Step Up to the Mic: The Value in Doing the Things That Terrify You
Facing challenges is something multiple sclerosis prepares you for
Back in November, I told you all about my decision to start taking vocal lessons with a coach. Well, I’ve been at it for about eight months or so, taking an hour-long lesson every other week, and while I can tell that I’ve made some progress, I’m still not anywhere near the level I’d like to be at.
Everything was going just fine until April, when my teacher told me there was going to be a recital in July. Cue dramatic music, screaming, and fainting. She wanted me to sing in front of a crowd of people? Me?! I was terrified at the thought of it, but because all her other students (both children and adults) were participating, I figured I should, too. I mean, multiple sclerosis forces us to make hard choices all the time, so what was one more to me, really?
Since the performance was coming up sooner than I would’ve liked, I opted for an easier song — “L-O-V-E,” as sung by Nat King Cole. My teacher told me it was much too simple and that I needed to push myself, but I stuck to my guns and refused to budge from this adorable, jazzy ballad. I thought of singing it directly to my husband in the audience, and that gave me great confidence.
Well, the recital has been moved to November, so now I have no excuse. It’s time for me to start working on the song she thought I should sing all along, the song I wanted to sing but was too afraid to — “When You’re Good to Mama,” from the musical “Chicago.”
I’ve started working on it, and though I now have lots of time, I’d be lying if I didn’t say that I’m scared out of my mind at the thought of performing this number in front of anyone other than myself in the mirror — the one in my closet.
In his essay “Heroism” from the collection “Essays and Lectures,” Ralph Waldo Emerson said that to be a hero, a person must take chances and trust in his or her judgment, no matter what others think. “Adhere to your own act, and congratulate yourself if you have done something strange and extravagant and broken the monotony of a decorous age,” he writes. “It was a high counsel that I once heard given to a young person, — ‘Always do what you are afraid to do.’”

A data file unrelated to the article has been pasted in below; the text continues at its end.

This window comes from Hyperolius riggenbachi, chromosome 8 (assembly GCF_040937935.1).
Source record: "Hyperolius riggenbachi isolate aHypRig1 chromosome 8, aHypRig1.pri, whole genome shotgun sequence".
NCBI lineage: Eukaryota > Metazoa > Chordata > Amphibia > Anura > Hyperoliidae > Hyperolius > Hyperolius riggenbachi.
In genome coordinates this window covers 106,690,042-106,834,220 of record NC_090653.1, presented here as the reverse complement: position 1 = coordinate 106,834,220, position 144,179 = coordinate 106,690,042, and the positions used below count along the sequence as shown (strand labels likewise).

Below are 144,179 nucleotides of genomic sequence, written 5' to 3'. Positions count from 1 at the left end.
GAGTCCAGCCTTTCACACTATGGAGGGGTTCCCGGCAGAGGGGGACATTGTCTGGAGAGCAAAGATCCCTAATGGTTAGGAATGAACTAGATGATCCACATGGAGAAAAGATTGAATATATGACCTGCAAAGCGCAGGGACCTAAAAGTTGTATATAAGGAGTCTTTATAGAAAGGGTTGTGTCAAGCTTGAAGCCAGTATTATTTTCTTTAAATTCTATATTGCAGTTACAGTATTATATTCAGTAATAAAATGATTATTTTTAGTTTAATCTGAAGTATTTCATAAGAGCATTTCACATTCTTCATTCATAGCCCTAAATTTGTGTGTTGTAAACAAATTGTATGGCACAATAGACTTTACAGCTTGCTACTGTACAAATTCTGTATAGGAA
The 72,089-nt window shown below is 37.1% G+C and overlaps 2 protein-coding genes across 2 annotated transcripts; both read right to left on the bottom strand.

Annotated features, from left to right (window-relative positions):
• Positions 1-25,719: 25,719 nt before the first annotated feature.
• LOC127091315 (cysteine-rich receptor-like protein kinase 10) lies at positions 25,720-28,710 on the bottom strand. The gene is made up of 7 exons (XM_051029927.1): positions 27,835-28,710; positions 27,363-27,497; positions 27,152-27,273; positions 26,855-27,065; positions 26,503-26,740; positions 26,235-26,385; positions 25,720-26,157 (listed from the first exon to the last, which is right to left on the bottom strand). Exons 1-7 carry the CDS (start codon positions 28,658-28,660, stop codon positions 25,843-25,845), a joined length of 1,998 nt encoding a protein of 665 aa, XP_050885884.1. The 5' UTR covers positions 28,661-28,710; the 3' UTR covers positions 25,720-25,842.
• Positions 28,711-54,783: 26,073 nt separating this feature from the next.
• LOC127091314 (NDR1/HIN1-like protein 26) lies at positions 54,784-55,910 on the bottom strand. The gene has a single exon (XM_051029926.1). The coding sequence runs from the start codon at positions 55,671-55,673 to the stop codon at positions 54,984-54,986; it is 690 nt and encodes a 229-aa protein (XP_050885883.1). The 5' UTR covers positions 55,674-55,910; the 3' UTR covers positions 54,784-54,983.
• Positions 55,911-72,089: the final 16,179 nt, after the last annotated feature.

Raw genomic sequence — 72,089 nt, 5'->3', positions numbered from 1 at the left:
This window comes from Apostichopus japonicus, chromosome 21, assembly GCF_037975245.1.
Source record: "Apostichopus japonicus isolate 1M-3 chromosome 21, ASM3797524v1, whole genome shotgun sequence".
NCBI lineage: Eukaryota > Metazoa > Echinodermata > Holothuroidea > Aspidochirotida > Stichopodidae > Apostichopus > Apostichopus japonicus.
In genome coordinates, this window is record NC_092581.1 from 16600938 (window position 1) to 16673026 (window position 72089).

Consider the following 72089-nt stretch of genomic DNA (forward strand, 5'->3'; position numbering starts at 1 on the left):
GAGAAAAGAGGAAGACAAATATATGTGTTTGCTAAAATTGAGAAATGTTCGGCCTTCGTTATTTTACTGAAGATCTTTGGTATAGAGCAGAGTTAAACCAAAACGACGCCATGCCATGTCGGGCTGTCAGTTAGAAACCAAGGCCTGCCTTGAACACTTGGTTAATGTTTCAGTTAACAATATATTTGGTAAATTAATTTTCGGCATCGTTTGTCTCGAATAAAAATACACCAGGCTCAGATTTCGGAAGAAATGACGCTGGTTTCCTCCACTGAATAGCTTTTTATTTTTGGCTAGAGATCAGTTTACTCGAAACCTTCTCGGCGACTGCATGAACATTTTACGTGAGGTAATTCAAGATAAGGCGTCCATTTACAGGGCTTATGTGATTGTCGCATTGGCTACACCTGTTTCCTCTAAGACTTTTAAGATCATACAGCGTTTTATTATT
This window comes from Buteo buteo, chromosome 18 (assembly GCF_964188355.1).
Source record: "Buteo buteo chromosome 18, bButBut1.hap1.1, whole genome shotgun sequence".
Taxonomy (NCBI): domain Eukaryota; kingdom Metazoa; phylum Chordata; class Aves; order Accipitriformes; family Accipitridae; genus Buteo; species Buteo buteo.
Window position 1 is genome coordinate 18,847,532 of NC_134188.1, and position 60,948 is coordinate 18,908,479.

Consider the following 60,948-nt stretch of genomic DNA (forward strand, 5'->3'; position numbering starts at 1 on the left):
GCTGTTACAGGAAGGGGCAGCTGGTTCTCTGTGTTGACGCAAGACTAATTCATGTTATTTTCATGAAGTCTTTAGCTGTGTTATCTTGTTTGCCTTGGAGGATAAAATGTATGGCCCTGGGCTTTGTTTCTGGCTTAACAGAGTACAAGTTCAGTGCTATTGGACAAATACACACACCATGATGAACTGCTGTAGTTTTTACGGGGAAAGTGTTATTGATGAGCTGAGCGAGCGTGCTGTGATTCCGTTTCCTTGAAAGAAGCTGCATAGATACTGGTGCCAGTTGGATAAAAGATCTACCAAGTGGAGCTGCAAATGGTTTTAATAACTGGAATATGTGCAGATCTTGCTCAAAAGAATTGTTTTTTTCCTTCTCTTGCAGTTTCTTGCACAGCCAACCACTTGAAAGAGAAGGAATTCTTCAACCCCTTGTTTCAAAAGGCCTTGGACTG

I can’t believe I’m taking life advice from a man named Ralph Waldo, but here we are. Yeah, I need to “adhere to my own act” and do something “strange and extravagant” that breaks “the monotony of a decorous age.” I mean, a 44-year-old woman up there alongside a bunch of high schoolers shaking her groove thing and singing about getting her ragu peppered is “strange and extravagant” to say the least.
But I’m going for it. Even if I fail, even if I get laughed off the stage, I’m going to see this through. It may be my only recital, or it may be the first of many. Either way, I have to try. I have to prove it to myself that I can do it.
The little nugget of wisdom Emerson passes on at the end of that quote, the value in always doing “what you are afraid to do,” holds water. After all, if we never take a chance or push ourselves in some way, how will we grow? How will we know where our edges are? Life is too short to stand in the wings, worrying and asking ourselves “What if?”
I don’t know about you, but MS has made me second guess myself too often over the last 17 or so years, and I’m sick of it. So while I won’t be the best singer that takes the stage that night in November, I’m going to get up there — heart in my throat and knees knocking together — and “adhere to my own act.” I’ll let you know how it goes. Now tell me to break a leg and get back to rehearsing.
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